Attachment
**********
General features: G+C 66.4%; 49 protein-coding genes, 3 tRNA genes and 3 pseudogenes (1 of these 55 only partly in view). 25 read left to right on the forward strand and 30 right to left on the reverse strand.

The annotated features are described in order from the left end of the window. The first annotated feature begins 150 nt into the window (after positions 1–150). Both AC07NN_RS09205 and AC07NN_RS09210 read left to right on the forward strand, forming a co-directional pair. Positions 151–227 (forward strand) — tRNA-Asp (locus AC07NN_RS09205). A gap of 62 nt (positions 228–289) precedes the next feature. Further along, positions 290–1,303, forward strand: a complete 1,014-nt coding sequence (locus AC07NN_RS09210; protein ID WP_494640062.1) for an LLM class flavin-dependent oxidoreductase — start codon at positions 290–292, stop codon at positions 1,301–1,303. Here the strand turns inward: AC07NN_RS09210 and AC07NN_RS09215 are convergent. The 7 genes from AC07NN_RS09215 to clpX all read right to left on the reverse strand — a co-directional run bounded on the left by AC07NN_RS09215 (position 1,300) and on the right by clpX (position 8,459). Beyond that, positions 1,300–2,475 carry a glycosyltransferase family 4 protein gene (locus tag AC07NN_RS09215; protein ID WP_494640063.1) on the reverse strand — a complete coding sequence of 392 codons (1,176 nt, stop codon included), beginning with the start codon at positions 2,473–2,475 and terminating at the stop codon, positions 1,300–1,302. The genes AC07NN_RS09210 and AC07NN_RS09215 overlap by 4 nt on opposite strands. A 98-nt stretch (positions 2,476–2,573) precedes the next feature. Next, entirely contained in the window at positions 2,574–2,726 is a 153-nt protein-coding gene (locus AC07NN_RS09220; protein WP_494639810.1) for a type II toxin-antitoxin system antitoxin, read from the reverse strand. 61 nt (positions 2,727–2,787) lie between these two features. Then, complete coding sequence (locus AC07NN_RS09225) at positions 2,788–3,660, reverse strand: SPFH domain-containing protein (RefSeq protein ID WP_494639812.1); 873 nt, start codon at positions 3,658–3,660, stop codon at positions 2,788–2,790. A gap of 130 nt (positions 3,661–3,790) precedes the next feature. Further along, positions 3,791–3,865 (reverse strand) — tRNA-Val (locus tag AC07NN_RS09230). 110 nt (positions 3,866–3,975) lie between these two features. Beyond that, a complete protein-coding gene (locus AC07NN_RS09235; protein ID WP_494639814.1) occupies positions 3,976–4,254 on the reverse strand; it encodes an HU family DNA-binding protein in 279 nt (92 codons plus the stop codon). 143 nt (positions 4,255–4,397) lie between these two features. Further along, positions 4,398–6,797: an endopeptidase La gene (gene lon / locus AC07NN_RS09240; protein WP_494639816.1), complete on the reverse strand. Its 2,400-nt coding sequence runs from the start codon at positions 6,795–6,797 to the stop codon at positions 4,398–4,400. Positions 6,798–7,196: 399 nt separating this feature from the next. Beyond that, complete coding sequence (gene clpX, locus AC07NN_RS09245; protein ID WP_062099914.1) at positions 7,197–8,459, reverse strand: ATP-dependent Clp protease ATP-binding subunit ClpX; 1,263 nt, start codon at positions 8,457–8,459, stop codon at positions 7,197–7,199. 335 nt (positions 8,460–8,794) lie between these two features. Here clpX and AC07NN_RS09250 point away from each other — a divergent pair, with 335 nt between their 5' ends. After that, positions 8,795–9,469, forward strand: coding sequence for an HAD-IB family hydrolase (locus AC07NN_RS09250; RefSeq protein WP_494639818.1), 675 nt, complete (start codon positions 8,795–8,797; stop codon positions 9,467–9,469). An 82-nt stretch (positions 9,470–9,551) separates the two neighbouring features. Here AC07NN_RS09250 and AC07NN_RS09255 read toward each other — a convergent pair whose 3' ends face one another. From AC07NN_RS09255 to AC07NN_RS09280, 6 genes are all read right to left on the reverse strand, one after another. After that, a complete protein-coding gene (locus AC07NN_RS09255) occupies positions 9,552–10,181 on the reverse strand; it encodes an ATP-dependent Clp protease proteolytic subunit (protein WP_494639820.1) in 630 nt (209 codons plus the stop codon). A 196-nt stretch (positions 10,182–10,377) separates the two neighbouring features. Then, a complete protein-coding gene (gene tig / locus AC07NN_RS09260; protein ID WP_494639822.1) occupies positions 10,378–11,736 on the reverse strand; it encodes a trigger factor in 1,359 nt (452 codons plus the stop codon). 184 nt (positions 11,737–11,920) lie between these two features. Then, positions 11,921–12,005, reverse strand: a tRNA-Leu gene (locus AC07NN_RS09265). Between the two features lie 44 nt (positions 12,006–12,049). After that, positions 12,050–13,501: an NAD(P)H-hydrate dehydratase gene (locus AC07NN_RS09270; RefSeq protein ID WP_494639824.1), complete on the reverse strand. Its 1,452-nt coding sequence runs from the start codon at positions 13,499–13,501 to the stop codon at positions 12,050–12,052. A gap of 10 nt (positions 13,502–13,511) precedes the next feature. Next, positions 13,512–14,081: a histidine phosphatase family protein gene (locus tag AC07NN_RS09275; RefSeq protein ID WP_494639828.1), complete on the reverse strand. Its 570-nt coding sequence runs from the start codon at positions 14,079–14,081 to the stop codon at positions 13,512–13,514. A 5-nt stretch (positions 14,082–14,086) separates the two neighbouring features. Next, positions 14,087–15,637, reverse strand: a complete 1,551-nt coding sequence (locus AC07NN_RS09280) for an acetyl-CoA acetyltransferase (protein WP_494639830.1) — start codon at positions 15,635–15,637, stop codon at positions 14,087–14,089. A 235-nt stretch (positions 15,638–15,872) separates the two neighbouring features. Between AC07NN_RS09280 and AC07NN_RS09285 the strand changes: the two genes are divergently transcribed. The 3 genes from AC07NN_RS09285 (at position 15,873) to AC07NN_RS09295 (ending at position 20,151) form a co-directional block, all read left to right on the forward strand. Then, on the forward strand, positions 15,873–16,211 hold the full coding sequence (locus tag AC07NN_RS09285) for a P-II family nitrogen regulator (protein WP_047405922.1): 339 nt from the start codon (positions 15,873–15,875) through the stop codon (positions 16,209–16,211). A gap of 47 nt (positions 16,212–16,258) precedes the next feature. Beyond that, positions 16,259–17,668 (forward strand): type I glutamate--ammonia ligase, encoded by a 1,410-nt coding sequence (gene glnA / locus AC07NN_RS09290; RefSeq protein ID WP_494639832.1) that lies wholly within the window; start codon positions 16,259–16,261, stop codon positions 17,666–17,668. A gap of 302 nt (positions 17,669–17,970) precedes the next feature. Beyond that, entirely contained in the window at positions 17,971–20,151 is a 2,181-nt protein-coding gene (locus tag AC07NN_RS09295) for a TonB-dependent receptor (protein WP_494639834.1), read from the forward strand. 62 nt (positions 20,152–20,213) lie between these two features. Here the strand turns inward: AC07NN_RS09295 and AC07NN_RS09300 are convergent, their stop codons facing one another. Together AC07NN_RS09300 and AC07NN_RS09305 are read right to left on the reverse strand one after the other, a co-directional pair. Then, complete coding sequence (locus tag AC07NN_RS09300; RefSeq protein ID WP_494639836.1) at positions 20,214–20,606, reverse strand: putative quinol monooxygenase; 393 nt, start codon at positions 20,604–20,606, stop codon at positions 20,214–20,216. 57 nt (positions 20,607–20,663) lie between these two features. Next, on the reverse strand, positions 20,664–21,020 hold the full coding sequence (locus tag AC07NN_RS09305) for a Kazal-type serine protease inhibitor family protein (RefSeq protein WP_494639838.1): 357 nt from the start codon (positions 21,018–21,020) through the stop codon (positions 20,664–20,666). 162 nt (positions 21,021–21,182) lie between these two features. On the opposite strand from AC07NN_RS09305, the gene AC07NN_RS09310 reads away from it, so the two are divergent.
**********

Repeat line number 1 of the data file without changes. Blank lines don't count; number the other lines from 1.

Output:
General features: G+C 66.4%; 49 protein-coding genes, 3 tRNA genes and 3 pseudogenes (1 of these 55 only partly in view). 25 read left to right on the forward strand and 30 right to left on the reverse strand.